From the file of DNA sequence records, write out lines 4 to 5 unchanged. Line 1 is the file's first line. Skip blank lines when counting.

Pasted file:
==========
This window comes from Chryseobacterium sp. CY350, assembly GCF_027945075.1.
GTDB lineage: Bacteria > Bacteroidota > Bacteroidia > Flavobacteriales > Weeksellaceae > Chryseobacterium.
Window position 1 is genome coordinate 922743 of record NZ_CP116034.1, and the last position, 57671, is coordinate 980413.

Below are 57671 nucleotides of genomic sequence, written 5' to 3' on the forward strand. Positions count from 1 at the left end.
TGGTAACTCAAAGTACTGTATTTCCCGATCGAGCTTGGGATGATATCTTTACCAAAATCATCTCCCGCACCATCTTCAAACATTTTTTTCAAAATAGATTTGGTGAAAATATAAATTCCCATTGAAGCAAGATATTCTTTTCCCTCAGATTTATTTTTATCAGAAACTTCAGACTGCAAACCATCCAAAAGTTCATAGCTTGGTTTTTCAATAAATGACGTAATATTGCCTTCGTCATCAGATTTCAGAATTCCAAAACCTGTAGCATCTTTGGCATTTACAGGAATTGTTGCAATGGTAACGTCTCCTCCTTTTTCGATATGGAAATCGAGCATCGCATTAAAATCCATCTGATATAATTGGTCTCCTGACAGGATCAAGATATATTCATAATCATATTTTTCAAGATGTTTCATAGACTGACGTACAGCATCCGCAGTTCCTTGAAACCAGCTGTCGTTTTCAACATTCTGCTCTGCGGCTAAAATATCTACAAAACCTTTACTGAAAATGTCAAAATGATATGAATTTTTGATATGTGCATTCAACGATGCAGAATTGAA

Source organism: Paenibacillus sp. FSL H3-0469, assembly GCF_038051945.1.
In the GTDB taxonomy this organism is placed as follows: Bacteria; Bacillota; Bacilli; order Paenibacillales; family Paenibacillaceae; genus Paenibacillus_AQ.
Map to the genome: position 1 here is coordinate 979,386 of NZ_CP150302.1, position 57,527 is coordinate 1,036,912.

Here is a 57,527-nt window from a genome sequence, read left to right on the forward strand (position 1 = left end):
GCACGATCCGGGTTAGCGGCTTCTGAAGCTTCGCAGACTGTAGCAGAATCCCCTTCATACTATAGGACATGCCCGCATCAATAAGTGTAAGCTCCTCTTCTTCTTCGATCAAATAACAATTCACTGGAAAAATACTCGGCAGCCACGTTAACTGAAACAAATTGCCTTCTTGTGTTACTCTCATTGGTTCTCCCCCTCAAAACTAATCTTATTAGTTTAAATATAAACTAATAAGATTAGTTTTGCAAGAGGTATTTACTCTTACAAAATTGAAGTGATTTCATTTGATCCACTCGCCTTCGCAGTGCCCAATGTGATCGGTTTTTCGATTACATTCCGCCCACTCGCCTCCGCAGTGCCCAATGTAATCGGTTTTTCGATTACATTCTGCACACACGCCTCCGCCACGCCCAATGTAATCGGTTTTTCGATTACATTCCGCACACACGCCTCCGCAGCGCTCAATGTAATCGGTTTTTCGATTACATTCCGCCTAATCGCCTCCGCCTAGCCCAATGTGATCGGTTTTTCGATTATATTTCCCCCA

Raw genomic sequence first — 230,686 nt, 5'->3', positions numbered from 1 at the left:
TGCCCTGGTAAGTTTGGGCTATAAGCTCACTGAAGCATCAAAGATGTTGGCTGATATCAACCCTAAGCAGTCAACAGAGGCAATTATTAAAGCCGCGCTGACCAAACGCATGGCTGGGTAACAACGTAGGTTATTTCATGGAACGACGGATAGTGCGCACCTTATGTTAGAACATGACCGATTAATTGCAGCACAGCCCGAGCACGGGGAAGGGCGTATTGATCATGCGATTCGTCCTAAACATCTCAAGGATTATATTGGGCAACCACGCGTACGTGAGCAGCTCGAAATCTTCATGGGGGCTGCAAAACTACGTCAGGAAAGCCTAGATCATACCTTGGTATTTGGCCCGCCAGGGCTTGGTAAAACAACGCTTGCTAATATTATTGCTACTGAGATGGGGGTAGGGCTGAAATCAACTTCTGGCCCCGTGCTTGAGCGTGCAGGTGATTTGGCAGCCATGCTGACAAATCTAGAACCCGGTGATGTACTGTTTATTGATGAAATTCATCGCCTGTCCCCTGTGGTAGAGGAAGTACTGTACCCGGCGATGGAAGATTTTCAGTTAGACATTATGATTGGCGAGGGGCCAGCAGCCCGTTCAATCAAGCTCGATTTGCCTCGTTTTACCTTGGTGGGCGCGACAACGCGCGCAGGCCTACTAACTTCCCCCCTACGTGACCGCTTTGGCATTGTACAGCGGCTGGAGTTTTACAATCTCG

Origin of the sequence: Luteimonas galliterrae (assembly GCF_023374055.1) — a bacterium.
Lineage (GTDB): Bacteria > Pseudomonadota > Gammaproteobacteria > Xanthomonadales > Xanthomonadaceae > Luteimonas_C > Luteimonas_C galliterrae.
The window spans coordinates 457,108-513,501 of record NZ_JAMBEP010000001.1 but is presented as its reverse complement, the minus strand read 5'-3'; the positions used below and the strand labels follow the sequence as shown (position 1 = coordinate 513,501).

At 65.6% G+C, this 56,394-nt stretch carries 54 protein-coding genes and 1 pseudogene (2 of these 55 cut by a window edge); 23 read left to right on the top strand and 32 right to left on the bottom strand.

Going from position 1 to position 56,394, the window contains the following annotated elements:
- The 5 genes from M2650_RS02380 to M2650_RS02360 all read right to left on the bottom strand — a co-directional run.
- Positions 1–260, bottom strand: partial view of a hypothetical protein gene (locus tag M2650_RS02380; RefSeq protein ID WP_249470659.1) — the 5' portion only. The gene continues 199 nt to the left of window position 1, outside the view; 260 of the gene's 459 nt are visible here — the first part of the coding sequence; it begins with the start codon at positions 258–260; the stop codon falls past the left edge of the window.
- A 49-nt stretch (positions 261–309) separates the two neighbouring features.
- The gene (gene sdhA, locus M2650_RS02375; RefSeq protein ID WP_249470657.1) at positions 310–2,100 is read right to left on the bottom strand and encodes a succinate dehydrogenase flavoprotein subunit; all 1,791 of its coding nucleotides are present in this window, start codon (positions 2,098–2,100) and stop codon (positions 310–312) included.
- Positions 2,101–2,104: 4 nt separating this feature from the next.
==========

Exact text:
Below are 57671 nucleotides of genomic sequence, written 5' to 3' on the forward strand. Positions count from 1 at the left end.
TGGTAACTCAAAGTACTGTATTTCCCGATCGAGCTTGGGATGATATCTTTACCAAAATCATCTCCCGCACCATCTTCAAACATTTTTTTCAAAATAGATTTGGTGAAAATATAAATTCCCATTGAAGCAAGATATTCTTTTCCCTCAGATTTATTTTTATCAGAAACTTCAGACTGCAAACCATCCAAAAGTTCATAGCTTGGTTTTTCAATAAATGACGTAATATTGCCTTCGTCATCAGATTTCAGAATTCCAAAACCTGTAGCATCTTTGGCATTTACAGGAATTGTTGCAATGGTAACGTCTCCTCCTTTTTCGATATGGAAATCGAGCATCGCATTAAAATCCATCTGATATAATTGGTCTCCTGACAGGATCAAGATATATTCATAATCATATTTTTCAAGATGTTTCATAGACTGACGTACAGCATCCGCAGTTCCTTGAAACCAGCTGTCGTTTTCAACATTCTGCTCTGCGGCTAAAATATCTACAAAACCTTTACTGAAAATGTCAAAATGATATGAATTTTTGATATGTGCATTCAACGATGCAGAATTGAA